‘Why are some ethnic minorities failing at school?’ is a commonly asked question within education. However, some evidence indicates that this is not the case as children from Asian backgrounds – Chinese including Hong Kong, Singapore, the Philippines, etc., are top of the exam league tables in terms of overall GCSE exams passes when five ‘good’ passes are looked at. Also some research, such as that by Demack, show that it is not always the case that ethnic groups fail in exams.
There are three main types of ethnic minorities who go to school in Britain – Indians, Blacks and Pakistani/Bangladeshi.
Even though Pakistani, Bangladeshi and Blacks have the lowest overall exam attainment when the UK is studied as a complete whole, there are regional variations where this simply is not the case. Demack found that in one in ten local education authorities Black pupils were most likely to obtain 5a*-c’s at GCSE. In four in ten local education authorities Pakistani pupils were the most likely to obtain 5a*-c’s. These findings were based on 4 main ethnic minority groups and whites, which suggest no ethnic group is less capable than any other.
Most ethnic groups in the UK are from working class backgrounds. Part of their level of their attainment can therefore be explained in terms of class rather than ethnicity. Bangladeshi pupils followed by Pakistani and black pupils are more likely to be raised in low income families (Pilkington). These pupils can face serious language problems, which has to hinder any form of educational progress. Bangladeshi’s are likely to be less familiar with the English language. Children from Asian backgrounds were perceived by teachers to be well disciplined and highly motivated and this comes out from past and current exam results. Teacher perception values also saw Black-Caribbean pupils as aggressive, disobedient and disruptive. This meant that even though various tests indicated that they had a relatively high academic ability and that their final exam attainments could be high, they were put in lower sets because of a perception that they would cause trouble in higher sets and hold back the more able. Once labelled a ‘failure’, many Black-Africans acted out the role with poor behaviour and relative exam failure becoming hallmarks of their final years in education.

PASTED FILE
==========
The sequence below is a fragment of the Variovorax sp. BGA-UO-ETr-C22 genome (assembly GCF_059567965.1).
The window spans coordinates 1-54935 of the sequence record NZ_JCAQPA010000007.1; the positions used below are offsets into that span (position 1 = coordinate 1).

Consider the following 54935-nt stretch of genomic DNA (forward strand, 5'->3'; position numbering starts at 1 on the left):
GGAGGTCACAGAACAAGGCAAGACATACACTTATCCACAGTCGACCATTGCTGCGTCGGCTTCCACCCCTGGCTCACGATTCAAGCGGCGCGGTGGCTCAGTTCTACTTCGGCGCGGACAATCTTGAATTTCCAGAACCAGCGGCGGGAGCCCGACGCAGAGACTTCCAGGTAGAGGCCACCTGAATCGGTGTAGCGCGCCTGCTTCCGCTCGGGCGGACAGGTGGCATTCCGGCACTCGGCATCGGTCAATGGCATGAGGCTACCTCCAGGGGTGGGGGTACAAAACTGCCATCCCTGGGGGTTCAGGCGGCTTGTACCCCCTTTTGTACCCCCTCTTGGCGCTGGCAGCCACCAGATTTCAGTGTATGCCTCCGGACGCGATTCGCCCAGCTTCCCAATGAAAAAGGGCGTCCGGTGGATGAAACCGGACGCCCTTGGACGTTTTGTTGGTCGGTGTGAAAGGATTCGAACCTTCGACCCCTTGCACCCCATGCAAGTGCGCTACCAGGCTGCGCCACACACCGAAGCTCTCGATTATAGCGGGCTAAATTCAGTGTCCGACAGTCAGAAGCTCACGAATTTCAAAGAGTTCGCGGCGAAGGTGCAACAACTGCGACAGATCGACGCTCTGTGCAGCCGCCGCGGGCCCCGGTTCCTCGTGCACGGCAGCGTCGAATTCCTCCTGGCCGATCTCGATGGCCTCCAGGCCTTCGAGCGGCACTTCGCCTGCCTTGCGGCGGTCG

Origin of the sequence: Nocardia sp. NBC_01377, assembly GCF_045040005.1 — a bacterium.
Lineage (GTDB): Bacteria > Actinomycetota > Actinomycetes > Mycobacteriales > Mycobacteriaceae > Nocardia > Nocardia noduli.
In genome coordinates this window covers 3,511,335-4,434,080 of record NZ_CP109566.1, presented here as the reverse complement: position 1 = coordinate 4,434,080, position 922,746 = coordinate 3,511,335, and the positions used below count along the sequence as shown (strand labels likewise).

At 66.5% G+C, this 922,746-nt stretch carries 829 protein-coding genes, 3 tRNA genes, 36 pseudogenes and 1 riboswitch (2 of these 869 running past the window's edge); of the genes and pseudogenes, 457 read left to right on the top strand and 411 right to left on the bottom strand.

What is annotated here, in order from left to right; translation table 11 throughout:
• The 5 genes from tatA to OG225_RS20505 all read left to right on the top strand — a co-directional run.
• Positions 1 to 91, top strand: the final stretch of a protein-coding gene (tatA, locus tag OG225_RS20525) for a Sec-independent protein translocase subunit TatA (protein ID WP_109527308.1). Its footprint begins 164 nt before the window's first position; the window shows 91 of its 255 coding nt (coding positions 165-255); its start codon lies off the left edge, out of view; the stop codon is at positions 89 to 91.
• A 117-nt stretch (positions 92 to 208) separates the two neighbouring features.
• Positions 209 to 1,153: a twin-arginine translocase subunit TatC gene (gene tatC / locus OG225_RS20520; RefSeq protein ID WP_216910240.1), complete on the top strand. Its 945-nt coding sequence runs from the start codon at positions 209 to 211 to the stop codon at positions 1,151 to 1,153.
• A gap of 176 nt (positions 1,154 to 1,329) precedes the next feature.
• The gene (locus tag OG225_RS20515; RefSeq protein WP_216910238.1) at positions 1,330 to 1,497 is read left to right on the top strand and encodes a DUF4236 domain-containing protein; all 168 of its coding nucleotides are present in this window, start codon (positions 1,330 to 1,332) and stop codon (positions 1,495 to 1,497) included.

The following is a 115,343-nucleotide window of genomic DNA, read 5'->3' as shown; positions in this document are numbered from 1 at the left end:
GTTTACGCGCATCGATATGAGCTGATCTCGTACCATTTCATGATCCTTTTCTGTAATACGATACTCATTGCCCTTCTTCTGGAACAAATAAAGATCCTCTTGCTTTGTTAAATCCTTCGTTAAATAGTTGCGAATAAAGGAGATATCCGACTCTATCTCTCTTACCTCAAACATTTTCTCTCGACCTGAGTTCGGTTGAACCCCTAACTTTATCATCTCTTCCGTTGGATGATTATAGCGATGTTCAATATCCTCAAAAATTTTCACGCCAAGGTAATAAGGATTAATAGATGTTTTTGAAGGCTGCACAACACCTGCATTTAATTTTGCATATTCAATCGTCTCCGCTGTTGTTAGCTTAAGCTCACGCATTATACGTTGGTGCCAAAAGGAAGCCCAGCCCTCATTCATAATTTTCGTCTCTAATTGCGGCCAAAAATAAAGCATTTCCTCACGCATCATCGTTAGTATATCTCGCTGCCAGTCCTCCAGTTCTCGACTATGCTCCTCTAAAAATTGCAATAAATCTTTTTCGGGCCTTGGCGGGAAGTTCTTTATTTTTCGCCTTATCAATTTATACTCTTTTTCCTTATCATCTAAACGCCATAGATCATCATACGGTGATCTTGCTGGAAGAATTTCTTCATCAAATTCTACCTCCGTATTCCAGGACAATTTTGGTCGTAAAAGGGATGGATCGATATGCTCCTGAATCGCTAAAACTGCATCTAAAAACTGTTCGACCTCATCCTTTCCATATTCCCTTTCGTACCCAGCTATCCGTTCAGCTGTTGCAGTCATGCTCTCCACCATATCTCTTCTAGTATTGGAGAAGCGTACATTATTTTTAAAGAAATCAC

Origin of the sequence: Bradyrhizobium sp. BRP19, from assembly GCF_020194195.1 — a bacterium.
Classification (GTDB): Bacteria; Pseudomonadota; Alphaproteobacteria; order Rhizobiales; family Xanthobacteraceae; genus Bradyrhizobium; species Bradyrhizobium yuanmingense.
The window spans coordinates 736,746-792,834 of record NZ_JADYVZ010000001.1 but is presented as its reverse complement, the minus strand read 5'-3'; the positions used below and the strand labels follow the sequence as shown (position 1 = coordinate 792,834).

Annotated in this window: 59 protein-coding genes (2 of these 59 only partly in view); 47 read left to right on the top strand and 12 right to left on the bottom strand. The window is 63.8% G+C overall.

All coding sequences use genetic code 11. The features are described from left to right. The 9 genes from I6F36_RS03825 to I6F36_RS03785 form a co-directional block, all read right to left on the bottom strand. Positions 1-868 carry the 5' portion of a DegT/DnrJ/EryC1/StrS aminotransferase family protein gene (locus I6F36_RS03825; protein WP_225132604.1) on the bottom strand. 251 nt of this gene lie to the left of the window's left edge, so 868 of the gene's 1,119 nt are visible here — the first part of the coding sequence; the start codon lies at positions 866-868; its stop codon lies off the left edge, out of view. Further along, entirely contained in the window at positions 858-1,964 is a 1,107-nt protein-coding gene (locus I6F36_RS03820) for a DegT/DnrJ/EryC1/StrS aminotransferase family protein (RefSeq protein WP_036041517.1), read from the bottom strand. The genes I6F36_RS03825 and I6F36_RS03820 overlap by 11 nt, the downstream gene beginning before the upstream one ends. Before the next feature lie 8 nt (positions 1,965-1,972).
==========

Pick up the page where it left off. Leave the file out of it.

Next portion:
Research by the ‘Independent’ newspaper found that ethnic students tend to do better in the UK than any other people. This includes Asians, Indian, etc. It is said that Indian girls achieve the most in class, because they tend to be quieter and well- motivated. The ‘Independent’ found that if African-Caribbean boys take the most discrimination in class, they develop an urban street attitude in class, which affects performance in education. The implication this has on current education strategy is major as by 2013 secondary education in some format will be compulsory to the age of 18. Therefore what form of education will be offered to those who seemingly feel the current structure offers them very little? It is estimated that by 2015, Britain will need up to 90,000 more apprenticeships. Will there be a greater vocational bent in post-16 to 18 education to fulfil this target? Within some ethnics minorities certain factors affect their ability to achieve in school. For example, Indian children from a non-manual background achieve better grades than Indian children who come from a manual background. If these children from manual backgrounds have to remain in some form of education after their GCSE’s, what format will that education take?